Set in the Pacific Northwest, this heart-warming, folkloric fantasy begins with an automobile accident in which four year-old Pete (Levi Alexander) loses both of his parents. Scared and stranded in the deep woods, orphaned Pete is soon befriended by a gentle, 24 foot-long dragon with moss-green fur, whom he names Elliot, after the dog in his favorite children’s book. Read on…
Six years later, near-feral Pete (now played by Oakes Fegley) has become a strong, self-confident 10 year-old, scampering through the forest with winged Elliot, who can become invisible whenever he senses danger.
One day, Pete – who lacks that camouflaging skill – is spied by Grace Meacham (Bryce Dallas Howard), a kindly forest ranger whose grizzled, garrulous father (Robert Redford) tells tall tales about the “magical” creature he once encountered deep in the Millhaven woods.
“Where’d you come from?” she wonders.
Grace lives with her fiancé, Jack (Wes Bentley), who owns the local lumber mill with his hot-tempered, trigger-happy brother, Gavin (Karl Urban). Jack has an 11 year-old daughter, Natalie (Oona Laurence), who immediately bonds with Pete, becoming his co-conspirator when gun-toting lumberjacks manage to capture Elliot.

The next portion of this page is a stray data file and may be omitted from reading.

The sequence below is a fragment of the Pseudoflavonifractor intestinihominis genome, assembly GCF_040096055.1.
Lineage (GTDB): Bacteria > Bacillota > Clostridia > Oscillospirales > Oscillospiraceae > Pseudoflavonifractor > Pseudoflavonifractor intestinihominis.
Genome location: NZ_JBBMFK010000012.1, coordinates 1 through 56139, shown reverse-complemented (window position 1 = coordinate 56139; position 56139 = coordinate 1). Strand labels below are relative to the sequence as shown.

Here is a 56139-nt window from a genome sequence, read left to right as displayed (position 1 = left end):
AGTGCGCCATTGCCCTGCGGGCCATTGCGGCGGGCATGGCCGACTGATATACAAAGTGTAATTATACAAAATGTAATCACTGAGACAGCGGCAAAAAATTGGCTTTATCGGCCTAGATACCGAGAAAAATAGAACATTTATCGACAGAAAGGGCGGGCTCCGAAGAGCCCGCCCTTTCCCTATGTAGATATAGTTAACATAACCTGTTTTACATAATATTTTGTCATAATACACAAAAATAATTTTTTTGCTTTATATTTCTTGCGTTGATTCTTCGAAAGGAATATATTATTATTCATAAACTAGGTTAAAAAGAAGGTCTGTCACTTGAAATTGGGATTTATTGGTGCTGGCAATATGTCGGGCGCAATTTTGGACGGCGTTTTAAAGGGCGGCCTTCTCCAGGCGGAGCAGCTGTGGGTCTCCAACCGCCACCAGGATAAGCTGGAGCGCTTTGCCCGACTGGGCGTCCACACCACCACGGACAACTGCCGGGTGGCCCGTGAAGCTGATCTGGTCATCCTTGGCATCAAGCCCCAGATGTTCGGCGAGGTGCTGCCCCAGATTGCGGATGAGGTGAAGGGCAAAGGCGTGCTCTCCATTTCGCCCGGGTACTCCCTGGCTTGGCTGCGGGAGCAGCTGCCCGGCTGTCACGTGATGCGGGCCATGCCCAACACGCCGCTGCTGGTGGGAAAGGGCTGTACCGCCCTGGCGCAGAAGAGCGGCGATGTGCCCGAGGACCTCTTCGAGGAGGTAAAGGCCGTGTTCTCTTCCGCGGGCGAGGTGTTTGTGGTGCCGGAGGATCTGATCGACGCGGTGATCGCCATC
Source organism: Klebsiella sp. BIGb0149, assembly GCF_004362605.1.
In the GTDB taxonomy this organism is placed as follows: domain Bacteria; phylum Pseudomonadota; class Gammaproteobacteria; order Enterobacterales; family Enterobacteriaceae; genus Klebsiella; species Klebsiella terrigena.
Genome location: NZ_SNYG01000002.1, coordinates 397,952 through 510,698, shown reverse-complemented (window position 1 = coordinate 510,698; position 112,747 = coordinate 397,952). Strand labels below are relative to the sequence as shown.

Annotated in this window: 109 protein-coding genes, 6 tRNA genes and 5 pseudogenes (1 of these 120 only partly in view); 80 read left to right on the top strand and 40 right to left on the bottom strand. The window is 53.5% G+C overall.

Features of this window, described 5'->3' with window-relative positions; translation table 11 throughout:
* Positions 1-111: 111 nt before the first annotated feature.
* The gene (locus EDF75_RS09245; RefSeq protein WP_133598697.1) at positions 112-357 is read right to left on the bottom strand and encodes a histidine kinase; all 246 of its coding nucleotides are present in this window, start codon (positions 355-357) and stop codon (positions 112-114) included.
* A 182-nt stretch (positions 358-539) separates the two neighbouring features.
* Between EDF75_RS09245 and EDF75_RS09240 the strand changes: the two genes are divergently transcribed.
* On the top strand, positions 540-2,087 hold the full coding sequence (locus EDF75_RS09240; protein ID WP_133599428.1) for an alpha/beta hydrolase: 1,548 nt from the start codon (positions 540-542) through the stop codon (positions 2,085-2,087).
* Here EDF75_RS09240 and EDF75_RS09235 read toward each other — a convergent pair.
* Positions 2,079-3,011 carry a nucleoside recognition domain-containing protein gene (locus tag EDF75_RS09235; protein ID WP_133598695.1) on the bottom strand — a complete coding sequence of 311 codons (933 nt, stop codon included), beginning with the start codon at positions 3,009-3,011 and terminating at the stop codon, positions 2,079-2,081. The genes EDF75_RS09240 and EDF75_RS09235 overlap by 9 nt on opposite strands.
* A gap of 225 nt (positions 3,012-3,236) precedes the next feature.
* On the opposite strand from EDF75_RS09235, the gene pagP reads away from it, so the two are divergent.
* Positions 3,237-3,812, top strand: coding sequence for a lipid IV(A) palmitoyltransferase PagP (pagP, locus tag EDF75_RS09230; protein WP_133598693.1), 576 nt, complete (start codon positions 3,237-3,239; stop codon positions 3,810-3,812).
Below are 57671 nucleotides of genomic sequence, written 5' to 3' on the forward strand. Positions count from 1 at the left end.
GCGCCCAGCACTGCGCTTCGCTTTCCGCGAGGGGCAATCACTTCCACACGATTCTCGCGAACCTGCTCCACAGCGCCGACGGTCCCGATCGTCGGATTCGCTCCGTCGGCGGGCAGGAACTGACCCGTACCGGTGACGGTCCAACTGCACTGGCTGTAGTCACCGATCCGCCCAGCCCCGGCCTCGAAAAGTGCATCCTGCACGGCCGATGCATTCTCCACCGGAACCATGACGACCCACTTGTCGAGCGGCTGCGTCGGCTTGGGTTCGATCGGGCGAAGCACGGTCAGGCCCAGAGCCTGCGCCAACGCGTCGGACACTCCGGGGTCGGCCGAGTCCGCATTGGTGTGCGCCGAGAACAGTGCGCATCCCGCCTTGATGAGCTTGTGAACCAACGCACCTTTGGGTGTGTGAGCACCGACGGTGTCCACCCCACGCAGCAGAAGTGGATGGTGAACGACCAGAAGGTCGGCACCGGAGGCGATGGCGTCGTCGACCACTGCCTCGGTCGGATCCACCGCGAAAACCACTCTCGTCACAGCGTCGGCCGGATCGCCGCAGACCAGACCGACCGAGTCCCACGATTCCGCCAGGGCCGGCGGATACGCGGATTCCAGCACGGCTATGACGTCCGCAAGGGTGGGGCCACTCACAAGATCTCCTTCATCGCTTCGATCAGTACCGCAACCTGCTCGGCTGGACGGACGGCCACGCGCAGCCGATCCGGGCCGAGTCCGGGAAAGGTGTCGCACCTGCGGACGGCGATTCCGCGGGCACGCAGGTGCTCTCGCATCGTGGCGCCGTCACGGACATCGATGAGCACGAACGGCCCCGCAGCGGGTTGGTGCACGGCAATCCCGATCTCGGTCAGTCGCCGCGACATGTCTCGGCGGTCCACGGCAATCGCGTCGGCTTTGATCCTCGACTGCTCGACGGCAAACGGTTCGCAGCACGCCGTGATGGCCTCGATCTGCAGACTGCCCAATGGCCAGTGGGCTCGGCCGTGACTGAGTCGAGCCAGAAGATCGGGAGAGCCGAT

Sentimentally scripted by Toby Halbrooks and director David Lowery (“Ain’t Them Bodies Saints”), it’s a stylized re-imagining, more than a remake, of a forgettable 1977 Disney musical, featuring the voices of Helen Reddy, Mickey Rooney, Shelley Winters, Red Buttons and Jim Dale.
Like “E.T.: The Extra-Terrestrial” and “The Iron Giant,” this is an old-fashioned, poignantly predictable lonely boy-meets-mythical creature story, related with sensitivity, sincerity and magnificent scenery. New Zealand substitutes for America’s Pacific Northwest, as Elliot is the creation of Peter Jackson’s WETA Digital.
Over the past few years, Walt Disney Pictures has been gradually transforming some of its animated classics into live-action, CGI-augmented features, as in “Cinderella” and “The Jungle Book” – with “Beauty and the Beast” next on the schedule.
On the Granger Movie Gauge of 1 to 10, “Pete’s Dragon” flies in with an enchantingly earnest 8 – perhaps the best live-action, family film of the summer.